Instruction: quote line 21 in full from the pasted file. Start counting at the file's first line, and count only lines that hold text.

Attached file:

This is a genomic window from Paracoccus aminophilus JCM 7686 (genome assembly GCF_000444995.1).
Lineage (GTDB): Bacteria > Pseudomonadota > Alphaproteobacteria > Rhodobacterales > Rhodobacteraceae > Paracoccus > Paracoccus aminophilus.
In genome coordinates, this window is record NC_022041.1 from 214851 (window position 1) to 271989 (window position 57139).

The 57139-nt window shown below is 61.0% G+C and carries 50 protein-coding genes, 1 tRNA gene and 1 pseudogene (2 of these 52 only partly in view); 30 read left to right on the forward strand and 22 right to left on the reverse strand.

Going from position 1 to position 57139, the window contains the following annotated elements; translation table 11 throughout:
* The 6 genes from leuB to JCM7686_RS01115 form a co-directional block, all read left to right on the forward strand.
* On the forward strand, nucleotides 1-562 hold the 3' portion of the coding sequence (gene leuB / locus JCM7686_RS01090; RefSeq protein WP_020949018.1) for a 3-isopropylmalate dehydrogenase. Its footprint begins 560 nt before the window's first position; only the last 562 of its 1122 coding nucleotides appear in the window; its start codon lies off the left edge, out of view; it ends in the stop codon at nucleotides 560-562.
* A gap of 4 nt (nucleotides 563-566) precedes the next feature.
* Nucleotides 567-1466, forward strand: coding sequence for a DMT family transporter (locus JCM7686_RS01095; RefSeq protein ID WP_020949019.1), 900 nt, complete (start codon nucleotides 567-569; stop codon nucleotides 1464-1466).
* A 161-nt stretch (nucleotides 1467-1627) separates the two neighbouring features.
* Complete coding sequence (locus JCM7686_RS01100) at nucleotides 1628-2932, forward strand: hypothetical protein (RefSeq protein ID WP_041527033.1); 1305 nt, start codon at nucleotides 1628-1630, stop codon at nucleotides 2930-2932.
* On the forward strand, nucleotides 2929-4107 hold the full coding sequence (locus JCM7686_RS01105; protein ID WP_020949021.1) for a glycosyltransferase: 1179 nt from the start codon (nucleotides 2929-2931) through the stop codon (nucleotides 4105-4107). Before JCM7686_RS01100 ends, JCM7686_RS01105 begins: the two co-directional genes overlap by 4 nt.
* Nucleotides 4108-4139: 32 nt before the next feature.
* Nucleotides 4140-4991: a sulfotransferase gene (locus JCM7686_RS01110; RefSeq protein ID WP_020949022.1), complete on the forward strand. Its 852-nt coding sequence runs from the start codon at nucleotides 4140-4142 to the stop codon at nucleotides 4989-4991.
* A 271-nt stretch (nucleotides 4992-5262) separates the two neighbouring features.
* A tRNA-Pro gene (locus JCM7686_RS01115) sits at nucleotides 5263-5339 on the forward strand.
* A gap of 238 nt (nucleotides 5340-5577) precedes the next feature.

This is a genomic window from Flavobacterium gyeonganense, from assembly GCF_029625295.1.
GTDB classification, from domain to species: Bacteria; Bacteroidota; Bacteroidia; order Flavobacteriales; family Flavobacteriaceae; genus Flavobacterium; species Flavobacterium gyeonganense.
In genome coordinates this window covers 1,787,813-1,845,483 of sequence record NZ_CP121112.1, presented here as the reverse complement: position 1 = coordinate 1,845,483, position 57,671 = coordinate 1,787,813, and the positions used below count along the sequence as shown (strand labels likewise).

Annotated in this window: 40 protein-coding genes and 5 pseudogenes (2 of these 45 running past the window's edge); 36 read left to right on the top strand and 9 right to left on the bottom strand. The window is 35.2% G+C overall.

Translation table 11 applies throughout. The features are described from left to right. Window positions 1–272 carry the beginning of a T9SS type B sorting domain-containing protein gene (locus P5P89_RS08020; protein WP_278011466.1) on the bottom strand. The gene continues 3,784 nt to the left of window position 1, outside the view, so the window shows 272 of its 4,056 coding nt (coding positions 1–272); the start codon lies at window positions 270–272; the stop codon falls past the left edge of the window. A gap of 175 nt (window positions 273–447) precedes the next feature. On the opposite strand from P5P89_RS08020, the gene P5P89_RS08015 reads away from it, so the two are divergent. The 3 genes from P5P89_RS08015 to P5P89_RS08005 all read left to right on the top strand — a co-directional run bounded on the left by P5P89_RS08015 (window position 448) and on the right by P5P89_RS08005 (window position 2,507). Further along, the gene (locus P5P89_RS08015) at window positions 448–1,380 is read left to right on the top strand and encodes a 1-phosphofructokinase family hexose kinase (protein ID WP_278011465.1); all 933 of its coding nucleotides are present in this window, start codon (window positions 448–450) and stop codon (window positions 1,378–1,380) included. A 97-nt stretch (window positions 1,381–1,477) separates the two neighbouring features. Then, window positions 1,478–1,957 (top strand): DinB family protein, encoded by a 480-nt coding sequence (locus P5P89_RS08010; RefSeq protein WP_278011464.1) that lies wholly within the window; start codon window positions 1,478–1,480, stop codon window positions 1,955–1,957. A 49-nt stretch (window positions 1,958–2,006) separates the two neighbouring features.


Annotated in this window: 40 protein-coding genes and 5 pseudogenes (2 of these 45 running past the window's edge); 36 read left to right on the top strand and 9 right to left on the bottom strand. The window is 35.2% G+C overall.